• How are the significant individuals in Paulo’s life influencing his life pathway (camino de la vida)?
  • How are Paulo’s parents involved in his education? What could the school do differently to help Paulo’s parents be engaged in ways that are developmentally appropriate and do not require them to have the technical knowledge about which they feel self-conscious?
  • What is the role of digital media in Paulo’s life? How can Paulo’s interest in video games become a platform for motivation to address his math challenges? How do his parents and teachers view his interest in video games?
  • How does starting the college outreach program in sixth grade affect Paulo and his family? Would starting the program earlier or later increase the likelihood that Paulo would participate and stay on the path to college?
  • What are some of the connections that Paulo’s family has to other families in the community? How have they served as a resource to Paulo so far?
  • How can Nancy, Rachel, and other school and nonschool educators share responsibility with Paulo’s family to ensure that Paulo makes a smooth transition to high school and stays on the path to college?
  • What can the school do to develop relationships with Latino parents whose chil­dren are at risk of dropping out? How can it ensure that it is promoting family engagement in ways that are developmentally appropriate and effective for the child?
  • How does the social and cultural position of first-generation immigrant Latino families put them at risk for unfavorable youth educational outcomes? What school and community supports should be available to Latino families? To what extent are the supports offered in this case sufficient to keep Latino youth on the right track?

Related Resources:

This case was developed by Dr. Catherine Cooper. Learn more about her work in these publications:

Cooper, C. R., Chavira, G., Mikolyski, D., Mena, D., & Dom, E. (2004). Bridging multiple worlds: Building pathways from childhood to college. Retrieved from http://www.hfrp.org/publications-resources/browse-our-publications/bridging-multiple-worlds-building-pathways-from-childhood-to-college

Cooper, C. R., Domínguez, E., & Rosas, S. (2005). Soledad's dream: How immigrant children bridge their multiple worlds and build pathways to college. In C. R. Cooper, C. T. García Coll, W. T. Bartko, H. M. Davis, & C. Chatman (Eds.), Developmental pathways through middle childhood: Rethinking contexts and diversity as resources. Mahwah, NJ: Laurence Erlbaum Associates.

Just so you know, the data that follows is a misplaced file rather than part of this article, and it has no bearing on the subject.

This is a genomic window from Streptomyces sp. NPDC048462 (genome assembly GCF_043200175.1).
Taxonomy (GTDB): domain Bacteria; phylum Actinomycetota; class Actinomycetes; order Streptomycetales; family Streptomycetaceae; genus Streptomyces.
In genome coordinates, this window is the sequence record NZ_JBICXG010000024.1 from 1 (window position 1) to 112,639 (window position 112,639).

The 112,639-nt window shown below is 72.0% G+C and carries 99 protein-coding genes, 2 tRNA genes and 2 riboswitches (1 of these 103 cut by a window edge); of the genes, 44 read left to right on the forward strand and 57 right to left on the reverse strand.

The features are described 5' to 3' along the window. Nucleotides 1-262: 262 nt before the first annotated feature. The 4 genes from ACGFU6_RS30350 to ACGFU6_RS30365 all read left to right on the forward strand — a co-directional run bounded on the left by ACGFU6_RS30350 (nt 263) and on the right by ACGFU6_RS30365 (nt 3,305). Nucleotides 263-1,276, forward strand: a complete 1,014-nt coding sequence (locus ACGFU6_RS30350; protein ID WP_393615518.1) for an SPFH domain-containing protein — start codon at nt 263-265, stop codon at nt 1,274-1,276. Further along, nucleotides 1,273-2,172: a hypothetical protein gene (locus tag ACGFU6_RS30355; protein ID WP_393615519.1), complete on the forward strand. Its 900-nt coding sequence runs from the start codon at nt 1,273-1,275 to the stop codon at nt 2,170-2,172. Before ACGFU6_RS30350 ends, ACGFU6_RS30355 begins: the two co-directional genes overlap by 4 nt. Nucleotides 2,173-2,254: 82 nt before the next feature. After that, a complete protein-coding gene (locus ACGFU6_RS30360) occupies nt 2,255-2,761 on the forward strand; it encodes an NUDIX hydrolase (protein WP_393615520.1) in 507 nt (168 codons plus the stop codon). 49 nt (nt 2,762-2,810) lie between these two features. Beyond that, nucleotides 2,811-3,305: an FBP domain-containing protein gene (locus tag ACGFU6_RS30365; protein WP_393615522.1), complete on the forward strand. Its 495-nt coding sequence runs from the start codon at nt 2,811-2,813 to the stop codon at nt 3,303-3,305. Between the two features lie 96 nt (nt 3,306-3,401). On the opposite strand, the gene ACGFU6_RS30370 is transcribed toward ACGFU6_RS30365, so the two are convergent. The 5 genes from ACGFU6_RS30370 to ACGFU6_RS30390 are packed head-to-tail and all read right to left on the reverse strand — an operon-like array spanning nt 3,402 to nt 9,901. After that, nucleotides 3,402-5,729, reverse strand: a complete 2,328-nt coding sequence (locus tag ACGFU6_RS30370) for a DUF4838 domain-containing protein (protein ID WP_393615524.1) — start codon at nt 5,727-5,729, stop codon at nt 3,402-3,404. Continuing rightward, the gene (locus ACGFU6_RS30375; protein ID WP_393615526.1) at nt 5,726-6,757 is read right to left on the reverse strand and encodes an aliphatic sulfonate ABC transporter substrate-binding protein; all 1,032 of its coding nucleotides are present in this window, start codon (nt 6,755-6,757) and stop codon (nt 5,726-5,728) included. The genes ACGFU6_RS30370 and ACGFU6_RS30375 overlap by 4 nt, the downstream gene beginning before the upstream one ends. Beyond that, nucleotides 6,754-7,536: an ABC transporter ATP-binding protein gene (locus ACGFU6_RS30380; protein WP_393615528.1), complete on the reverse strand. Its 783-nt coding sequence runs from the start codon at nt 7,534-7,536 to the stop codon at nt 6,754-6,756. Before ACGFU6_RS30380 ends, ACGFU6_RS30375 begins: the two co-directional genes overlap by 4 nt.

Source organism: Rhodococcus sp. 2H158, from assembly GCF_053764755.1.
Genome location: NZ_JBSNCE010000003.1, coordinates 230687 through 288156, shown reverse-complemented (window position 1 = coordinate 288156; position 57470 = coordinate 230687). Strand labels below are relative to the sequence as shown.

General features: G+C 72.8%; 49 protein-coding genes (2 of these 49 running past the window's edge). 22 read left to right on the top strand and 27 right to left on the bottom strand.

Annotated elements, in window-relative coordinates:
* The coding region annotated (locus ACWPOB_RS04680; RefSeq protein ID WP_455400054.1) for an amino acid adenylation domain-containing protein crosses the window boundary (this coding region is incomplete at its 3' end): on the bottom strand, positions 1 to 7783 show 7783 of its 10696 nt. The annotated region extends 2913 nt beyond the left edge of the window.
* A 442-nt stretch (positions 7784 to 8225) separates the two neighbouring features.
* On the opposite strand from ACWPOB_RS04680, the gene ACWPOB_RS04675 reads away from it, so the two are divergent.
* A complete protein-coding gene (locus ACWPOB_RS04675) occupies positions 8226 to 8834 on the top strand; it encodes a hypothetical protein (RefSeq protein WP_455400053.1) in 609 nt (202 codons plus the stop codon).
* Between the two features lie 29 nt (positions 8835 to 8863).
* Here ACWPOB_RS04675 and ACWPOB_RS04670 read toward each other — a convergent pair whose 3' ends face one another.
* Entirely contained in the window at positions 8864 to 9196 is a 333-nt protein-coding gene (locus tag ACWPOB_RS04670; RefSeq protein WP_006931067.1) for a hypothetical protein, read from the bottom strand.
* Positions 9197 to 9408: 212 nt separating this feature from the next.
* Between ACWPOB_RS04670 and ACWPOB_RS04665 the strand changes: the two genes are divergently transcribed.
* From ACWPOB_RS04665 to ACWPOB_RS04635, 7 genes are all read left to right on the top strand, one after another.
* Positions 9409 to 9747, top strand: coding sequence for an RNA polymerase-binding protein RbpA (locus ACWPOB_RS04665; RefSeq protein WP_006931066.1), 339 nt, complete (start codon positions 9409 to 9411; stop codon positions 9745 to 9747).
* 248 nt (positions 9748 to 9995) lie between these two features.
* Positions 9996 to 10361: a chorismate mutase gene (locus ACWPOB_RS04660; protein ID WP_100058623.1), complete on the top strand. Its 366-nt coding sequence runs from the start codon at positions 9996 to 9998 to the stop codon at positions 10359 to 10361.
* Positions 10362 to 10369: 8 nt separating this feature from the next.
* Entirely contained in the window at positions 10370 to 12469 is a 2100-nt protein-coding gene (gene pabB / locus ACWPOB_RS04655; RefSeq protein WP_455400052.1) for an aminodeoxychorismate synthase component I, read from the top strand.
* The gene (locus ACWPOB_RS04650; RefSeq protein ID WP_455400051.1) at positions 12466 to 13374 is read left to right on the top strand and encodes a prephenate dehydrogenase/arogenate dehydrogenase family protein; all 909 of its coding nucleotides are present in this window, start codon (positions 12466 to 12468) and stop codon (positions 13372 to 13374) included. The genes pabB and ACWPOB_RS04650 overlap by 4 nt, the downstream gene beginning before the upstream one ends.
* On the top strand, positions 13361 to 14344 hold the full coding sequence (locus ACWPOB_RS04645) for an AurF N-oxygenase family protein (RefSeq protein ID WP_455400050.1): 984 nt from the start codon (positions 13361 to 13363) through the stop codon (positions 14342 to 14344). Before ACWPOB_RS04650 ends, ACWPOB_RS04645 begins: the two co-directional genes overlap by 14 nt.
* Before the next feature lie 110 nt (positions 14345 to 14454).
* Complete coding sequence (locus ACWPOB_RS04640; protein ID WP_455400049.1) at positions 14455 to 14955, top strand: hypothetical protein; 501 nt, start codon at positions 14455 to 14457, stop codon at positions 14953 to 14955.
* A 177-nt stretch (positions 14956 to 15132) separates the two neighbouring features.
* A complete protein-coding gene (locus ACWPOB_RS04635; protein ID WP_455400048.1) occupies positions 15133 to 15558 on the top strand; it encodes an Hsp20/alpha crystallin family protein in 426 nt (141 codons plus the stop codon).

Cooper, C. R., Gonzalez, E., & Wilson, A. R. (2015). Identities, cultures, and schooling: How students navigate racial-ethnic, indigenous, immigrant, social class, and gender identities on their pathways through school. In K. C. McLean & M. Syed (Eds.), The Oxford handbook of identity development. New York: Oxford University Press.

Cooper, C. R. (2011). Bridging multiple worlds: Cultures, identities, and pathways to college. New York: Oxford University Press.

You can also learn more about transition to middle school and youth engagement at:

Crosnoe, R. (2009). Family–school connections and the transition of low-income youths and English language learners from middle school to high school. Developmental Psychology, 45(4), 1061–1076.

Deschenes, S. N., Arbreton, A., Little, P. M., Herrera, C., Grossman, J. B., & Weiss, H. B. (2010). Engaging older youth: Program and city-level strategies to support sustained participation in out-of-school time. Harvard Family Research Project, Public/Private Ventures, Wallace Foundation. Retrieved from: http://www.hfrp.org/out-of-school-time/publications-resources/engaging-older-youth-program-and-city-level-strategies-to-support-sustained-participation-in-out-of-school-time

Lopez, M. E. (2015). Leave them wanting more!: Engaging youth in afterschool. Harvard Family Research Project. Retrieved from: http://www.hfrp.org/publications-resources/browse-our-publications/leave-them-wanting-more!-engaging-youth-in-afterschool


Want to Know More About Family Engagement in Adolescence?
Check out our bibliography of family engagement in adolescence to find out more about the importance of family engagement during this time.

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Thank you for taking the time to complete HFRP’s interactive case. Please email Margaret Caspe with your ideas or any other feedback you might have about the interactive case experience. 

image of Paulo, sixth grader image of Paulo's parents image of Paulo;s math teacher image of college student and family friend of Paulo image of community college outreach program director small image of a data table image of 6 characters in this teaching case
Paulo, sixth grader
Paulo’s parents Math teacher College student and family friend Community college outreach program director Supporting data Piecing it all together